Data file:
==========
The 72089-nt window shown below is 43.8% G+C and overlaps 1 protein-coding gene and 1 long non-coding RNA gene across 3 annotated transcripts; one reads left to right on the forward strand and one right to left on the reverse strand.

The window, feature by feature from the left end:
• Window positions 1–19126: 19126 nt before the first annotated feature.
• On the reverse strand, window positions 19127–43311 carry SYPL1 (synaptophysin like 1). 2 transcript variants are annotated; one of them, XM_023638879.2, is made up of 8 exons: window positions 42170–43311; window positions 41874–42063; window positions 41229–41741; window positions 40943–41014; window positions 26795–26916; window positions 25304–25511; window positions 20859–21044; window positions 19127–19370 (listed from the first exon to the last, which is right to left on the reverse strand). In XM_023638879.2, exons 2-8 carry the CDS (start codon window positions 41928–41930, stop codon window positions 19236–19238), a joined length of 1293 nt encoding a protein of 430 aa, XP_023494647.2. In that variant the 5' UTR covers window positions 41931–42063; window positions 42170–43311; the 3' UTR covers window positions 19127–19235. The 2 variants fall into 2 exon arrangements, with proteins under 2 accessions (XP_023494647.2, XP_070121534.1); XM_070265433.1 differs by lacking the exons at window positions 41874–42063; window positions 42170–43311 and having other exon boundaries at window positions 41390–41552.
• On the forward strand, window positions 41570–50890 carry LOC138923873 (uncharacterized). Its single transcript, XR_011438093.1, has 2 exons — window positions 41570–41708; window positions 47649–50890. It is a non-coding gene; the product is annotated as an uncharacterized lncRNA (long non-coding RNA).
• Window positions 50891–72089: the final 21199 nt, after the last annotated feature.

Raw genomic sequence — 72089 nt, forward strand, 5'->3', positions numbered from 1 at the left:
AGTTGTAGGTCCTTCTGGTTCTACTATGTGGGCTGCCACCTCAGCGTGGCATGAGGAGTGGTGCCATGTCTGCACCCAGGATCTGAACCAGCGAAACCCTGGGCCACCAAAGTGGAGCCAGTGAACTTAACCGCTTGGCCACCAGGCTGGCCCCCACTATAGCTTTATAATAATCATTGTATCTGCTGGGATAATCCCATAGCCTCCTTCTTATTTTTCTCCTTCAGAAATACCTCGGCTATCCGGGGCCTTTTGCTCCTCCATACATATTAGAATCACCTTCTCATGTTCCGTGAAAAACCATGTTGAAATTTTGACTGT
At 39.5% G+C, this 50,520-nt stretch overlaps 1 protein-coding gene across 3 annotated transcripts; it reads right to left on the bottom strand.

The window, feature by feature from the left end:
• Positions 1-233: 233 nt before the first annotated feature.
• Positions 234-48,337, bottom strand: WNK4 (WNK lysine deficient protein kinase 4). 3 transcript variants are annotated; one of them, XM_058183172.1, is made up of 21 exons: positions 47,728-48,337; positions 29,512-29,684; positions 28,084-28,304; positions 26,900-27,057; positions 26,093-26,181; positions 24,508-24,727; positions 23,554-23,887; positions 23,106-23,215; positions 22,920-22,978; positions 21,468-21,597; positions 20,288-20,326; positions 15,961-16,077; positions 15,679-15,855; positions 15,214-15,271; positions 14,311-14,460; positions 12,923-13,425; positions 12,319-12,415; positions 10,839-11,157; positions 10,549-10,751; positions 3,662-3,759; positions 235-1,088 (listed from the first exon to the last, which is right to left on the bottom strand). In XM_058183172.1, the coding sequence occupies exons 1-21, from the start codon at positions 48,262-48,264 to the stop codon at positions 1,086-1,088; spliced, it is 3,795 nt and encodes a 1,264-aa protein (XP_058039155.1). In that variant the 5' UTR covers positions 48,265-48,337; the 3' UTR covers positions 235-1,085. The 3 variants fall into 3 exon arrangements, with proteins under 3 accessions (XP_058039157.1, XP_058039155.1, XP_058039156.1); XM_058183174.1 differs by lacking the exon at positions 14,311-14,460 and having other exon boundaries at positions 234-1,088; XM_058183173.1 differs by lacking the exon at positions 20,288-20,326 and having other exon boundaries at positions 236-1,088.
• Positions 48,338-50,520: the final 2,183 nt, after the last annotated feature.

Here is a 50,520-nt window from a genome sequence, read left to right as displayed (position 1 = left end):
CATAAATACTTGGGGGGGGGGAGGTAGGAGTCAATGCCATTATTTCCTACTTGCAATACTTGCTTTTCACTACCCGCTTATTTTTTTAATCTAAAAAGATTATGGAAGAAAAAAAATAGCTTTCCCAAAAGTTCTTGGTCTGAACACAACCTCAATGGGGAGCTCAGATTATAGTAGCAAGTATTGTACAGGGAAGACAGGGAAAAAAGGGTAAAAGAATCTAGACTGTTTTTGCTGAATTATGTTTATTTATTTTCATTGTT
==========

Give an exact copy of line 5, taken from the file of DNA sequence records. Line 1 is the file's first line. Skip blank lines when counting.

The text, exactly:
• On the forward strand, window positions 41570–50890 carry LOC138923873 (uncharacterized). Its single transcript, XR_011438093.1, has 2 exons — window positions 41570–41708; window positions 47649–50890. It is a non-coding gene; the product is annotated as an uncharacterized lncRNA (long non-coding RNA).